Williams of Sand Hill had her own war story: She and her partners sold their firm to Boston Private many years ago only to buy it back in 2009. Williams was frank in her assessment that the firm’s entrepreneurial spirit was largely lost once they all became employees of the publicly traded financial-services conglomerate. In order to regain that spirit, Williams and her team turned to Mark Hurley of Fiduciary Network to provide them with buy-out capital. Hurley also provided capital to Sand Hill’s junior partners so they can eventually buy out their senior partners.

Williams is not alone in her desire to “unwind” early transactions made with financial acquirers. I’ve had numerous confidential conversations with other large RIAs who are considering buying themselves back from holding companies. Williams pointed out that “there simply weren’t as many options back then” for firms like Sand Hill, so if partners of large RIAs wanted liquidity, they could only turn to a couple of players. Now, she says, there are many more options available. DeVoe made the point that there are over 20 active roll-up firms or holding companies from which to choose, and that number is only growing. RIAs have a much better chance of finding a partner with shared values and a compatible business model.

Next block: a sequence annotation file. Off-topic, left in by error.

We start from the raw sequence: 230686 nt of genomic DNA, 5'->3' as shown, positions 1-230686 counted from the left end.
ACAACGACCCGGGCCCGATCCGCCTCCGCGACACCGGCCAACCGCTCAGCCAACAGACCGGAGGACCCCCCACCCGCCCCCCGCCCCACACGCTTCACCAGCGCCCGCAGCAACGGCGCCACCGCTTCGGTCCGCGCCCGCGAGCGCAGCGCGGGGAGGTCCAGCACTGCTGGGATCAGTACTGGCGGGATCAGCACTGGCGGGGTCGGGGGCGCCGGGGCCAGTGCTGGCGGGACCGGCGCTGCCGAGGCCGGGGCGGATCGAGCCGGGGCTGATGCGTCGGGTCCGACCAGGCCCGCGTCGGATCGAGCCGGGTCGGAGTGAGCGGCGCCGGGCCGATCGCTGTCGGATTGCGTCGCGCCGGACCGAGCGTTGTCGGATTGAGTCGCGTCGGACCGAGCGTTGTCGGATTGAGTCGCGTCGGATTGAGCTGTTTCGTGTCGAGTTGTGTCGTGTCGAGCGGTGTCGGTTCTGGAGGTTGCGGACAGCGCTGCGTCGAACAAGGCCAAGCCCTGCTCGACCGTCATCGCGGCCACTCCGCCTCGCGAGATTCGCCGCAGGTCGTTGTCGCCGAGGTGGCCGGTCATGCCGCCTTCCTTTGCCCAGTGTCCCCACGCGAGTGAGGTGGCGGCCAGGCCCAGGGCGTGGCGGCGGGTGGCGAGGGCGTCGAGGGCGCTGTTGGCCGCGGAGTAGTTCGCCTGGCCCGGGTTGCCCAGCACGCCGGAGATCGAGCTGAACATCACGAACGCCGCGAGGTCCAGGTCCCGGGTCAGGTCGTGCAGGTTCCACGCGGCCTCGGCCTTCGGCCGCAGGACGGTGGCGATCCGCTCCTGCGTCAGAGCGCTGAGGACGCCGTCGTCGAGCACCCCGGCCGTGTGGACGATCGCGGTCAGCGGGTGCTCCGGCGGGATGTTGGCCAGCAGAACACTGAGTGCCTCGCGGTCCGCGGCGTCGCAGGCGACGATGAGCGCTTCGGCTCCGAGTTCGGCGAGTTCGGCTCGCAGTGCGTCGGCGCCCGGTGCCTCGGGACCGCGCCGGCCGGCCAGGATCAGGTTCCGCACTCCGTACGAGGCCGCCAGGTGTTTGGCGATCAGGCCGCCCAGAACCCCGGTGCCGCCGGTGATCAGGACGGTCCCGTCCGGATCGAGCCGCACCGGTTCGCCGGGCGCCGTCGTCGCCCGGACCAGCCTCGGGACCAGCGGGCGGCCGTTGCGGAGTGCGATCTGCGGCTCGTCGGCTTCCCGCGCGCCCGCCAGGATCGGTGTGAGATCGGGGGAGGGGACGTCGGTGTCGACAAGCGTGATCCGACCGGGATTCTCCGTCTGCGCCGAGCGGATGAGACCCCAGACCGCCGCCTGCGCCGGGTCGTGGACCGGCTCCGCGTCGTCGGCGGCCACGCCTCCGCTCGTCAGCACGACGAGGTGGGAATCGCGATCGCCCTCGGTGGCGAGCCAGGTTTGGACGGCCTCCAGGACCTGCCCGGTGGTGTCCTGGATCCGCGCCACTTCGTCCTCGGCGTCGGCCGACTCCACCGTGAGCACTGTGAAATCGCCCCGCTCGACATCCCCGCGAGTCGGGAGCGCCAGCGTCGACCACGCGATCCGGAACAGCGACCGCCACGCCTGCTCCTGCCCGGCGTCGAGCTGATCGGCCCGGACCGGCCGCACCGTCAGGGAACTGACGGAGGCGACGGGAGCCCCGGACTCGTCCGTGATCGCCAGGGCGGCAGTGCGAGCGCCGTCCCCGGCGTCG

Happy marriages

Robert Kresek of Founders Financial Network expressed his happiness with his firm’s sale to Focus Financial Partners, LLC. Founders Financial was one of the first Focus Financial partner firms and Kresek spoke glowingly of its model. See: What’s really going on with Focus Financial?.

In all, the session was a good one in that each panelist generously shared their insights into M&A and succession. Each was direct and candid in their answers to audience questions and to the questions posed. And moderator DeVoe, as always, spoke eloquently about the state of the industry. According to him, 2010 was a record year for RIA M&A and 2011 is shaping up to equal or surpass it. If firms avoid some of the pitfalls described by the IMAPCT panelists, those deals are more likely to result in long-term marriages. See: M&A market reaching a new normal based on RIA-driven deals, say competing reports from Pershing, Schwab.

David Selig is CEO of Advice Dynamics Partners, a mergers and acquisitions consultancy serving the wealth management industry. David can be reached at

Share your thoughts and opinions with the author or other readers.


Fiduciary Network said:

November 7, 2011 — 5:58 PM UTC

The article incorrectly refers to Financial Network. It should be Mark Hurley of Fiduciary Network.


Brooke Southall said:

November 7, 2011 — 6:18 PM UTC

Thanks for pointing that out. I fixed it.